34 Institute of Medicine 34 Questions Quality Report Should Address Overall  What do we know about the level of quality of care in the United States? Is quality improving, staying the same, or worsening? Components of Health Care Quality  Is the system providing care safely and decreasing the rate of patient injuries and harm?  Is the care provided effective and contributing to desired outcomes?  Is care patient centered and tailored to the needs, values, and preferences of consumers?  Is care provided in a timely manner? (continued)

35 Institute of Medicine 35 Questions Quality Report Should Address (continued) Consumer Perspectives on Health Care Needs  How well does the health care system help people maintain good health and avoid illness?  How well does the system care for people when they become sick?  How well does the system care for people with chronic conditions or people with disabilities?  How well does the health care system help people to cope with the end of life?  What is the quality of care for people with breast cancer, diabetes, or other specific conditions? (continued) Rec. 1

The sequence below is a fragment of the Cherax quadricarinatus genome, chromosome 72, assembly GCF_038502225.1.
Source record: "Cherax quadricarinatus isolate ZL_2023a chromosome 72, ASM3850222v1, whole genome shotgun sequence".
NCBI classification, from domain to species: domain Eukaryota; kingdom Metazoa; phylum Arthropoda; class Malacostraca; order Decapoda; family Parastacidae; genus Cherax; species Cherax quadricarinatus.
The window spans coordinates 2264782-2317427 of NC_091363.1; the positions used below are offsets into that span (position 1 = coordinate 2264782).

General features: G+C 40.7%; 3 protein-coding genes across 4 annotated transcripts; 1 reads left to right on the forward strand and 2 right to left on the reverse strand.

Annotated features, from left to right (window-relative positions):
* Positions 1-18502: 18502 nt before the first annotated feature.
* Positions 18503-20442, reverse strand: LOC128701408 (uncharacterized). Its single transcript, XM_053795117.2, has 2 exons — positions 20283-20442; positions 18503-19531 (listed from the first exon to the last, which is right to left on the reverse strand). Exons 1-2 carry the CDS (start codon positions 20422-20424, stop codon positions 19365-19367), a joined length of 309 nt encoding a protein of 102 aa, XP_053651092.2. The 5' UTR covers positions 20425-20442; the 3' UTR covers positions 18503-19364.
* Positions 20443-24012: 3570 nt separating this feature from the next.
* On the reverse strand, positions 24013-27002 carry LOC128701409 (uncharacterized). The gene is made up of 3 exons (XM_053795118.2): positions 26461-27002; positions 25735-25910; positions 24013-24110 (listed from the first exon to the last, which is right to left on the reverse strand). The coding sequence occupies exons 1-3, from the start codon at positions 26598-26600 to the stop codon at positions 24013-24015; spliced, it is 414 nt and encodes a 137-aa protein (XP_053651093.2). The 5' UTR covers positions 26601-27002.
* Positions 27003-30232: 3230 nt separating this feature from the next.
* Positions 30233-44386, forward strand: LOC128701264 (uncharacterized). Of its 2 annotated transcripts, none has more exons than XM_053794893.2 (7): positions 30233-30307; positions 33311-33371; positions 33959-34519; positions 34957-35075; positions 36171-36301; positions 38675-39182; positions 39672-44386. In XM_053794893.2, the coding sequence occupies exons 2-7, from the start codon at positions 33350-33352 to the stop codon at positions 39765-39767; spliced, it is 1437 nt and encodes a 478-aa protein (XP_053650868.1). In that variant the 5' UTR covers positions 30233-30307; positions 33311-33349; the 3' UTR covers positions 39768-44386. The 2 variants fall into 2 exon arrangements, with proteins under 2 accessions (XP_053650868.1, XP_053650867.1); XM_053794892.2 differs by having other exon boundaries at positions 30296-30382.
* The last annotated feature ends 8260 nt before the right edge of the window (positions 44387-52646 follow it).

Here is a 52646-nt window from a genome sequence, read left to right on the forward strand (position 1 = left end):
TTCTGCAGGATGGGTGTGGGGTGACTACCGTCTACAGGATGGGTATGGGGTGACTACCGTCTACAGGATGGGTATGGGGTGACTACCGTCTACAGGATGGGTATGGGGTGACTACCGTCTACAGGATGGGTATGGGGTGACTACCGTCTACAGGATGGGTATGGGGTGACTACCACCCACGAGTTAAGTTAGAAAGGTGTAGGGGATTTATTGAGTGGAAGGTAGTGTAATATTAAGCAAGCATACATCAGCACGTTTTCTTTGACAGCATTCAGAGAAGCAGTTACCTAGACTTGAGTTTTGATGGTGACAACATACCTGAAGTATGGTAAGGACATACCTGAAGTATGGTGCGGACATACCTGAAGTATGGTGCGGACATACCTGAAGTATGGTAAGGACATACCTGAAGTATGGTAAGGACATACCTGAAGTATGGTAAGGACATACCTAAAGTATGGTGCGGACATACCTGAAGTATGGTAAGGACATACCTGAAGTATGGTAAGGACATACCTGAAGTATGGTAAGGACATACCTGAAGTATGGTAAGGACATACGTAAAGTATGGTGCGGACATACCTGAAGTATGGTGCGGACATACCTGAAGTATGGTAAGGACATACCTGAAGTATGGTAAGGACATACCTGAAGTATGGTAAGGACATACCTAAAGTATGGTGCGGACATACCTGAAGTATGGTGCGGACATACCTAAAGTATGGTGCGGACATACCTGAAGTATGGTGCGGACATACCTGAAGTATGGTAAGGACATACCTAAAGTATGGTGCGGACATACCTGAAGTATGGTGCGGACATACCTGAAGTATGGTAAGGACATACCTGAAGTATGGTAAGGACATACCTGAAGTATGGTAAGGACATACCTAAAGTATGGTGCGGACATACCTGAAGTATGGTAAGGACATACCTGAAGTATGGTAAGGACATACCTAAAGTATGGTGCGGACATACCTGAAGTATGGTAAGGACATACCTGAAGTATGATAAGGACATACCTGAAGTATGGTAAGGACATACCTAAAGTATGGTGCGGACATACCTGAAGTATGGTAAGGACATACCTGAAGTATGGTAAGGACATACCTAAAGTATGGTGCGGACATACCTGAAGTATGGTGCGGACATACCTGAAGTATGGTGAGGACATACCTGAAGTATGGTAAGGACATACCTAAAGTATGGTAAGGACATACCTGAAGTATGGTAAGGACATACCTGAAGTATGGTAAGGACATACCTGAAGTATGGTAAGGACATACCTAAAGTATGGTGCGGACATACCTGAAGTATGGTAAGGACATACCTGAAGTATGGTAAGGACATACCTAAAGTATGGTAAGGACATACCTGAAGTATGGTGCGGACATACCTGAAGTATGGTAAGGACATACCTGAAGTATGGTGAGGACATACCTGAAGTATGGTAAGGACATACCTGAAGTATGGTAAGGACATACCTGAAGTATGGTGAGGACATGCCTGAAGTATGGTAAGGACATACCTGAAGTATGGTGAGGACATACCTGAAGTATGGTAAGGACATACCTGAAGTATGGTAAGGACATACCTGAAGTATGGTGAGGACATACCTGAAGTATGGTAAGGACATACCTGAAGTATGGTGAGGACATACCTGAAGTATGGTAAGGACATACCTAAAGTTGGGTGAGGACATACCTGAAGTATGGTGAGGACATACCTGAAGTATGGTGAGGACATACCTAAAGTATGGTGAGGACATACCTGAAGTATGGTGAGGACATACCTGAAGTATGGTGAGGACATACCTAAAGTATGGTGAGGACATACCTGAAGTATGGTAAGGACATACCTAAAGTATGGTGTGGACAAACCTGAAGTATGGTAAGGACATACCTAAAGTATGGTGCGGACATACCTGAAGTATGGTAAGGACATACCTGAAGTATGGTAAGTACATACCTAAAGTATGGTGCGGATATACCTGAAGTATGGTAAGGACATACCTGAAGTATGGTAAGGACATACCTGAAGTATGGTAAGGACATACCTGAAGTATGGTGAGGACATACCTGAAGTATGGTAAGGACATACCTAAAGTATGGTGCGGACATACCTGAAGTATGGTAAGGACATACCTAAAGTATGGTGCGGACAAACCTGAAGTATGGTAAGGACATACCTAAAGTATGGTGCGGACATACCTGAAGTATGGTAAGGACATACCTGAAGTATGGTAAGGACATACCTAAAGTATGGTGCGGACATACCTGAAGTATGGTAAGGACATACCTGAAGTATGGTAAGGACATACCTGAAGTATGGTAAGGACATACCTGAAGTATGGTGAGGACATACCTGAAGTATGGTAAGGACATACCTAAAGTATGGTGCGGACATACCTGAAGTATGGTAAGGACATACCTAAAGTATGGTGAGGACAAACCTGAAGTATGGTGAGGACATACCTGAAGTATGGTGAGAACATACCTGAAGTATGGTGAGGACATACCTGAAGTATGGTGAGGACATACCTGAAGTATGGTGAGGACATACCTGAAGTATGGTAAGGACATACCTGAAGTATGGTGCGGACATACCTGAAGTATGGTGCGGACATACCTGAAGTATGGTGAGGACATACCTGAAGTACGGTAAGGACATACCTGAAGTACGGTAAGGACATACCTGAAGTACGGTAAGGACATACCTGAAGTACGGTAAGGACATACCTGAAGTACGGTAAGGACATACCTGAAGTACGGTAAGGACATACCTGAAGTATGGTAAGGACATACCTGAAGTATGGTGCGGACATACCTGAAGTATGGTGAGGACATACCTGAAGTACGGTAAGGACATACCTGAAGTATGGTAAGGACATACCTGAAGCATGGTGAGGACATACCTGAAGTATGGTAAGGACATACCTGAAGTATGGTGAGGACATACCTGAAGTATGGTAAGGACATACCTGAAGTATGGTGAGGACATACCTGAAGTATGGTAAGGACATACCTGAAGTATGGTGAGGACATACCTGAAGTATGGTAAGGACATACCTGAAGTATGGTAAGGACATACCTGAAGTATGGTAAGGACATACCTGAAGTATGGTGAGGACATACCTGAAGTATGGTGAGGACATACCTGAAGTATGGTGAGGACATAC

36 Institute of Medicine 36 Questions Quality Report Should Address (continued) Equity  What types of patients or consumers are receiving better quality of care? Who is better off? Who is worse off?  Which states or regions of the country provide better care? Are differences in quality over time and between geographic regions getting smaller or larger?  Are there unwarranted differences in the quality of care received by people of different ages, gender, race, ethnicity or other population characteristics? Are the differences increasing or decreasing over time? In which areas of quality of care are the differences the greatest?  What is the quality of care for those without health insurance compared to those with insurance? If there is a difference, is it increasing or decreasing over time? Rec. 1